Strife in SP could turn UP polls into a BSP-versus-BJP contest

Poornima Joshi New Delhi | Updated on January 16, 2018

This October 9 photograph shows Bahujan Samaj Party (BSP) chief Mayawati at an election campaign rally in Lucknow   -  REUTERS

Prime Minister Narendra Modi’s presence in Uttar Pradesh on the day of multiple implosions in the Samajwadi Party (SP) may have been a coincidence but it marked the contours of the electoral fight in India’s most populous State.

With the SP having shot itself in the foot ahead of the polls, the ground is now open for the main contest to be staged between the Mayawati-led Bahujan Samaj Party (BSP) and the BJP. For the party that rules the Centre, this in itself is a gain: its positioning as a viable contender for forming the next government in the State.

The spoils of SP’s internal fight will be shared between the two main contestants with the BSP hoping to wean away the Muslim voters, and the BJP looking to consolidate the non-Yadav OBCs, even make a pitch for the Yadav vote which traditionally goes to the SP.

In the light of the surgical strikes across the Line of Control (LoC) and media discourse drifting towards emotive issues such as triple talaq and cow slaughter, the BJP believes the atmosphere is right for voter consolidation in its favour. Also, if the hype about a “Muslim-Dalit alliance” in Mayawati’s favour gains further ground, it will also help in reverse polarisation of OBCs towards the BJP.

The BJP already enjoys upper caste support, which, at 18 per cent of the population — Brahmins comprise 10 per cent and Thakur 8 per cent — is a sizeable figure.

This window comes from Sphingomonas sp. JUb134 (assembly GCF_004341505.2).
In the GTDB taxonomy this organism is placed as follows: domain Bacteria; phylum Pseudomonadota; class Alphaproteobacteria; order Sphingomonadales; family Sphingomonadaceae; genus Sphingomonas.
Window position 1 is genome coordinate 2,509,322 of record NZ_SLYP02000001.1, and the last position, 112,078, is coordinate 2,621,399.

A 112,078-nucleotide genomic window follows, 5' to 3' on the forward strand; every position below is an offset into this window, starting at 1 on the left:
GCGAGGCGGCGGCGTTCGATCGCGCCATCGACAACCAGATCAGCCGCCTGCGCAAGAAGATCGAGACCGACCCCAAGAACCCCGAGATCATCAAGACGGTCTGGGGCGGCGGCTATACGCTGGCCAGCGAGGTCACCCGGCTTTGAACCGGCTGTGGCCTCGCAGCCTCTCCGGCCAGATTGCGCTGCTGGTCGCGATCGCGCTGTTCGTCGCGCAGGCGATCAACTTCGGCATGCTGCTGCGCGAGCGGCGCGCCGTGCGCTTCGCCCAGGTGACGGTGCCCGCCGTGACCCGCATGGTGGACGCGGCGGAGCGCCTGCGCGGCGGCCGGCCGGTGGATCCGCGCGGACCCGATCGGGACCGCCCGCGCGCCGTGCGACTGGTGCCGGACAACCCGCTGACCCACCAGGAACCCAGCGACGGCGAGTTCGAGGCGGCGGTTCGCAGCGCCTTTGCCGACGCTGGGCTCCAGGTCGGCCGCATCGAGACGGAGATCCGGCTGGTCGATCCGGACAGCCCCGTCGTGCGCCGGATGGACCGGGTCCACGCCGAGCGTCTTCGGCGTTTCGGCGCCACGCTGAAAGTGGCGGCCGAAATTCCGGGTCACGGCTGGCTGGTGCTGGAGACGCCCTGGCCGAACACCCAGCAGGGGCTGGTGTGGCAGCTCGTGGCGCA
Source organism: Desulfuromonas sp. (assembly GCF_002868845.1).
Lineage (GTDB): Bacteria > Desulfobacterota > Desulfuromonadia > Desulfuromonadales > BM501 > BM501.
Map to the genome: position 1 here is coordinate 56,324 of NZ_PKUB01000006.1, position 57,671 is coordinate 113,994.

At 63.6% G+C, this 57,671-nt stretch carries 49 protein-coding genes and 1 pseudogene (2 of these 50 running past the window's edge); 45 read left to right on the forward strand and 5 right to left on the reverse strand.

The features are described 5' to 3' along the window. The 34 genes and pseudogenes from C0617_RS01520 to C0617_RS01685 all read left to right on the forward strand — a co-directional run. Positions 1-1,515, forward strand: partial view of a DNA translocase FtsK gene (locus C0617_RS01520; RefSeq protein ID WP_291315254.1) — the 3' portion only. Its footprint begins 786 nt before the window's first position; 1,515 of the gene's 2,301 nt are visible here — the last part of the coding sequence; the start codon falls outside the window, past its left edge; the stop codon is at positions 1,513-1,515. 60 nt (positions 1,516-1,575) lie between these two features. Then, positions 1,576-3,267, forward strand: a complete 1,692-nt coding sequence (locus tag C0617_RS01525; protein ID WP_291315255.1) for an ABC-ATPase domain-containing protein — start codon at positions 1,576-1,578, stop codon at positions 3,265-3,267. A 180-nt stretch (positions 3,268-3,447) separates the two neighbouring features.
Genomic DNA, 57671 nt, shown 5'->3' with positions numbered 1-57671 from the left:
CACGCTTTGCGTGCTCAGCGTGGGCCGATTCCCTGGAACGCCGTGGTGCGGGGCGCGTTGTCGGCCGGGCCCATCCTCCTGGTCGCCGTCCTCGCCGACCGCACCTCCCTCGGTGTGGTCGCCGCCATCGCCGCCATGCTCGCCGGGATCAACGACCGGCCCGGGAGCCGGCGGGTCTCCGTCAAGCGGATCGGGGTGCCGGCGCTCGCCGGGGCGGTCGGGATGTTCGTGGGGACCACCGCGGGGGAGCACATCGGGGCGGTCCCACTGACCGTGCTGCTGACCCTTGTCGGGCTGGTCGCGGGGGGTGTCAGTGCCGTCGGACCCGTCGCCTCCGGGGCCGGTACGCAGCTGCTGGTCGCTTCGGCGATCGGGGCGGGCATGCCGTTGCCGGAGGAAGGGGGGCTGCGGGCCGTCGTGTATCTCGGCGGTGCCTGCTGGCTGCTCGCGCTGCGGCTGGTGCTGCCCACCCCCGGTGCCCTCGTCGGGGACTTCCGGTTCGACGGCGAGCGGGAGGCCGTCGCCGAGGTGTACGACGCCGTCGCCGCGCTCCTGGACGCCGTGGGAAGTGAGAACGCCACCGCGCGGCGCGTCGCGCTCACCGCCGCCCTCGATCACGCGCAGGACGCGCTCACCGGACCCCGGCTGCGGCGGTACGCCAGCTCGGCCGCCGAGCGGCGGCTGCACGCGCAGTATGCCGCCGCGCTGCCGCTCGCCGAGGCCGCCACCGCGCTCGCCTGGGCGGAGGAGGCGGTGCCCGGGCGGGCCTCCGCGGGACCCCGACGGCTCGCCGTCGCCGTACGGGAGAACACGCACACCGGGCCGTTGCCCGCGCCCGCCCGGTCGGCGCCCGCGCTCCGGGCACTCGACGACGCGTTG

Simultaneously, the BJP has cultivated Kurmis, the second-largest backward caste group in the State with influence in seats stretching from Pratapgarh, Phulpur, Allahabad, Basti, Banda, Mirzapur and Varanasi. The BJP’s alliance with Apna Dal had yielded dividends for the party in the Lok Sabha elections, and the party hopes to continue enjoying the support of the Kurmis in the Assembly polls as well.

Along with the Kurmis, the BJP has also assiduously wooed UP’s third-largest backward caste, the Lodhs. Union Minister Uma Bharti and former UP Chief Minister Kalyan Singh belong to the community.

The BJP has also made strong overtures towards Kushwaha/Mauryas, a most backward caste (MBC) which has gravitated towards the BSP in the past, and is capable of an impact in seats like Chandauli, Ghazipur, Salempur, Jhansi and Banda. The BJP’s State unit President Keshav Prasad Maurya belongs to this caste group, and the party had also recently weaned away Leader of Opposition Swami Prasad Maurya, who was formerly with the BSP.


Where the BJP takes a beating is in the lack of a credible face to lead the party. This, a senior party member confessed to BusinessLine, is a big disadvantage especially when confronted with a leader of Mayawati’s stature.

“Mayawati has huge credibility, especially on the law and order front. If the BJP does not field a credible chief ministerial candidate, it will be a big disadvantage for us in an Assembly election. We made the same mistake in Bihar,” said a party leader.

Published on October 24, 2016

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